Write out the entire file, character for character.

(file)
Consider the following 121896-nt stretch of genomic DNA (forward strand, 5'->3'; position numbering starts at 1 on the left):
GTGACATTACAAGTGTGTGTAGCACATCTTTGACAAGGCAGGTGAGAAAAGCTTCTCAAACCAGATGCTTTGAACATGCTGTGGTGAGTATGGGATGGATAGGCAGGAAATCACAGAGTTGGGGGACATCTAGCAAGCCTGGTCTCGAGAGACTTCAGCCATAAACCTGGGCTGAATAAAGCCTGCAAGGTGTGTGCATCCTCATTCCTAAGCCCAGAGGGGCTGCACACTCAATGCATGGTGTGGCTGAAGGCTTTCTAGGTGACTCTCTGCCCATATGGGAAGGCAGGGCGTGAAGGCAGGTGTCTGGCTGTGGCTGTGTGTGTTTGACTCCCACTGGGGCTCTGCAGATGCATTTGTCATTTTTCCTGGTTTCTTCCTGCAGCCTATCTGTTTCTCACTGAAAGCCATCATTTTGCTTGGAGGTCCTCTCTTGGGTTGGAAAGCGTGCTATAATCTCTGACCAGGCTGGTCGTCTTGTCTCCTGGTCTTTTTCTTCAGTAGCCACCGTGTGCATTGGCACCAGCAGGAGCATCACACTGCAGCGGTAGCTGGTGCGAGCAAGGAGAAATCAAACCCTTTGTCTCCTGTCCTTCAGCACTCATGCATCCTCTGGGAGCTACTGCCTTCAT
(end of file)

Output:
Consider the following 121896-nt stretch of genomic DNA (forward strand, 5'->3'; position numbering starts at 1 on the left):
GTGACATTACAAGTGTGTGTAGCACATCTTTGACAAGGCAGGTGAGAAAAGCTTCTCAAACCAGATGCTTTGAACATGCTGTGGTGAGTATGGGATGGATAGGCAGGAAATCACAGAGTTGGGGGACATCTAGCAAGCCTGGTCTCGAGAGACTTCAGCCATAAACCTGGGCTGAATAAAGCCTGCAAGGTGTGTGCATCCTCATTCCTAAGCCCAGAGGGGCTGCACACTCAATGCATGGTGTGGCTGAAGGCTTTCTAGGTGACTCTCTGCCCATATGGGAAGGCAGGGCGTGAAGGCAGGTGTCTGGCTGTGGCTGTGTGTGTTTGACTCCCACTGGGGCTCTGCAGATGCATTTGTCATTTTTCCTGGTTTCTTCCTGCAGCCTATCTGTTTCTCACTGAAAGCCATCATTTTGCTTGGAGGTCCTCTCTTGGGTTGGAAAGCGTGCTATAATCTCTGACCAGGCTGGTCGTCTTGTCTCCTGGTCTTTTTCTTCAGTAGCCACCGTGTGCATTGGCACCAGCAGGAGCATCACACTGCAGCGGTAGCTGGTGCGAGCAAGGAGAAATCAAACCCTTTGTCTCCTGTCCTTCAGCACTCATGCATCCTCTGGGAGCTACTGCCTTCAT